Wings are cool. If you have a pair, you can fly, blow people away with their flaps,
and generally look cool.
Unfortunately, because of their size relative to the body, it makes a very good target. So if anything has wings, it has a fairly high chance of having its wings, or just one of them, damaged. Having one or both of their wings damaged might cause the flyer to never be capable of flight again.
Usually doesn't refer to clipping feathers so a bird can't fly
, or to Clipped Wing Angel
See also Anti-Air
. This can also result in a Broken Angel
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Anime & Manga
- In Digimon Adventure, Angewomon gets impaled on the wall by her wings, courtesy of Piedmon. Puppetization followed soon after.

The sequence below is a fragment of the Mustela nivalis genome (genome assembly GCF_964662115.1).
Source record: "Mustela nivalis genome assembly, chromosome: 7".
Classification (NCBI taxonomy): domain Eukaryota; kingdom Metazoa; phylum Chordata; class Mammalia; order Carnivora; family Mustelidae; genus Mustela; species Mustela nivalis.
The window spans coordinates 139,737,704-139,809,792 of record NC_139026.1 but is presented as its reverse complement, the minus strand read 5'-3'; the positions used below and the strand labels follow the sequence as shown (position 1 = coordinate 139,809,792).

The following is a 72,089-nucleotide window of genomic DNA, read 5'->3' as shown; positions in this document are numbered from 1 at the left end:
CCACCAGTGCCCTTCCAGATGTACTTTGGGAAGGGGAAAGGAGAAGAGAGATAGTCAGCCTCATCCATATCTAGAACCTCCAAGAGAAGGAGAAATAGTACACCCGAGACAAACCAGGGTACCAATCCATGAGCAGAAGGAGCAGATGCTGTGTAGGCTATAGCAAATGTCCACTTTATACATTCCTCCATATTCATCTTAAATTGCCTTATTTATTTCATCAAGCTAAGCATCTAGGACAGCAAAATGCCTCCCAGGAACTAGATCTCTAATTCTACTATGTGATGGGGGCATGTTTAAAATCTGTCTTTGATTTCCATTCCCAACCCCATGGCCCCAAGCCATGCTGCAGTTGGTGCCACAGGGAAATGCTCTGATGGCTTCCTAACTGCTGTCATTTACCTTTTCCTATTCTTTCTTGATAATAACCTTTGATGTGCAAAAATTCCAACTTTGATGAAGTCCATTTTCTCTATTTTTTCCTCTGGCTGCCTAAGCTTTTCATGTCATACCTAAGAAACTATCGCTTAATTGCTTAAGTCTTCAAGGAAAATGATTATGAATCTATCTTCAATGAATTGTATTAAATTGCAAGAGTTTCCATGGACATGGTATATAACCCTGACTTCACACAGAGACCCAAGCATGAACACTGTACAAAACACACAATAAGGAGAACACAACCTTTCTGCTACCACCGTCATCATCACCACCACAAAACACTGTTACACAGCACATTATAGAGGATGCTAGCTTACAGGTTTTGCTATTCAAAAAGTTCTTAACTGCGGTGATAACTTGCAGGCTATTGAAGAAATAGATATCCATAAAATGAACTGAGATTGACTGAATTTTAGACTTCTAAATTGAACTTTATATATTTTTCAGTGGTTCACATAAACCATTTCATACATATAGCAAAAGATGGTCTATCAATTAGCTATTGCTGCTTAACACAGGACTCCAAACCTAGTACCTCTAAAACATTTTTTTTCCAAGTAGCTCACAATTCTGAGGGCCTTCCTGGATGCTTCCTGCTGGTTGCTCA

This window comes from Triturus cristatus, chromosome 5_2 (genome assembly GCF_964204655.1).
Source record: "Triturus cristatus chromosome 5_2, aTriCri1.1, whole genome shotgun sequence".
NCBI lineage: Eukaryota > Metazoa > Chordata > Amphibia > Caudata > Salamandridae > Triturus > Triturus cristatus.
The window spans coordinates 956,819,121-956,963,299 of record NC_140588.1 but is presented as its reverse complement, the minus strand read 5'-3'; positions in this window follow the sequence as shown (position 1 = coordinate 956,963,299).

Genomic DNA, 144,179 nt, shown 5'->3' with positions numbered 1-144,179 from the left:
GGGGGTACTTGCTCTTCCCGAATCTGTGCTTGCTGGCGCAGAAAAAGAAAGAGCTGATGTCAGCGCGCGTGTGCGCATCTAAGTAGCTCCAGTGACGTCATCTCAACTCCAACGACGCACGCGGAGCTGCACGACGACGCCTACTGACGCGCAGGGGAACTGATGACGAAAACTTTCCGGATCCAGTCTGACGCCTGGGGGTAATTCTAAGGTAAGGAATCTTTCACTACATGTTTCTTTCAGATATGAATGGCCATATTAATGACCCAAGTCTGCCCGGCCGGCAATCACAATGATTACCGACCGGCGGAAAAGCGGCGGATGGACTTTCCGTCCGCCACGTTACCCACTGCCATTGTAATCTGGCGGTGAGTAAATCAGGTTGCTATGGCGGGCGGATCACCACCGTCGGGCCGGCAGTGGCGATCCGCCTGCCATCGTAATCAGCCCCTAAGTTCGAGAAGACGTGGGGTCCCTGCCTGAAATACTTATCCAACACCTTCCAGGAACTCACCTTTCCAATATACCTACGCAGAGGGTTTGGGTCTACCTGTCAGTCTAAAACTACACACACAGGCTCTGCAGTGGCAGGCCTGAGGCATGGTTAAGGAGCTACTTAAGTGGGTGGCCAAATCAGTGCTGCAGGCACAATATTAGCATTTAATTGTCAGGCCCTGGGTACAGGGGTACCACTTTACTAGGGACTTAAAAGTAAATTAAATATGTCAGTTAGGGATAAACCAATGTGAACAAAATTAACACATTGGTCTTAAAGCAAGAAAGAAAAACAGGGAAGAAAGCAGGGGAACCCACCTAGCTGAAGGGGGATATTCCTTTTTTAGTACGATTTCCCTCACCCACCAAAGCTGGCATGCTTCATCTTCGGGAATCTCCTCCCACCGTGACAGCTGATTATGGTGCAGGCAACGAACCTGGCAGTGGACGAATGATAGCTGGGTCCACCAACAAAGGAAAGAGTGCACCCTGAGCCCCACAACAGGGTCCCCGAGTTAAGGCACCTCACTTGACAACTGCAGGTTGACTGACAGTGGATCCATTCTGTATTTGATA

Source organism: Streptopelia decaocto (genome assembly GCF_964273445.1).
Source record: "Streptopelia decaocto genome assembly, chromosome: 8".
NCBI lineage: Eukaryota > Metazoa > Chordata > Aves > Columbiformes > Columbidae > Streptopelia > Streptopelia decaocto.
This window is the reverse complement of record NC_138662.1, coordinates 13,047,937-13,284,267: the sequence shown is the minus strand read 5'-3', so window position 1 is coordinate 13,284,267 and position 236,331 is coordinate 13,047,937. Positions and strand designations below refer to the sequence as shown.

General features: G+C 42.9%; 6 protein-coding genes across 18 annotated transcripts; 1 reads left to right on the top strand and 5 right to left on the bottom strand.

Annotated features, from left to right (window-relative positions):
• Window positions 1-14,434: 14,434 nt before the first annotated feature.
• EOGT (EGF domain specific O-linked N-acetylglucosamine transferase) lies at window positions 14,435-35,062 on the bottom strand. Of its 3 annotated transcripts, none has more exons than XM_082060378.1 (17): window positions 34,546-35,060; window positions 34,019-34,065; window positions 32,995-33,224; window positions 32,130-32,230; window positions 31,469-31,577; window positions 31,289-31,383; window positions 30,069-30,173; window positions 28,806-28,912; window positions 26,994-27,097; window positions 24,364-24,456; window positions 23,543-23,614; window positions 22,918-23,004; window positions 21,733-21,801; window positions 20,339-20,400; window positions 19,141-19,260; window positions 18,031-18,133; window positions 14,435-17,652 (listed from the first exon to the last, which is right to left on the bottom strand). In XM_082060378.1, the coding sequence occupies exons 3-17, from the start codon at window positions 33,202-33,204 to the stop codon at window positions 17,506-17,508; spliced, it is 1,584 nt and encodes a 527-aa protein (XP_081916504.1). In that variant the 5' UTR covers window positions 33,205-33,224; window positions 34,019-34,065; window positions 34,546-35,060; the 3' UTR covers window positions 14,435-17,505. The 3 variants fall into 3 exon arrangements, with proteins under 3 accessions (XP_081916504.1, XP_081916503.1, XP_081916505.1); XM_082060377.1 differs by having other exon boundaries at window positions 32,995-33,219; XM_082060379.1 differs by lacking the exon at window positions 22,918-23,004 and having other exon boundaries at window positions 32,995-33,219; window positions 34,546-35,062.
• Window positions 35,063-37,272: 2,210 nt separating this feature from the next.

- In the penultimate episode of Card Captor Sakura Sakura attempts to use the Fly card to fight. Her opponent shoots one of the wings with a laser blast, setting it on fire.
- Angel from the X-Men has large wings: during the Mutant Massacre storyline his wings are mutilated and later develop gangrene so they're amputated. For a while he uses artificial wings; later real wings grow back.
- Happens to King Ghidorah twice in the film Godzilla vs. King Ghidorah. Both times his wings are ripped to shreds by Godzilla's atomic breath, the first being when he first fights Godzilla and the second being when he returns as Mecha-King Ghidorah.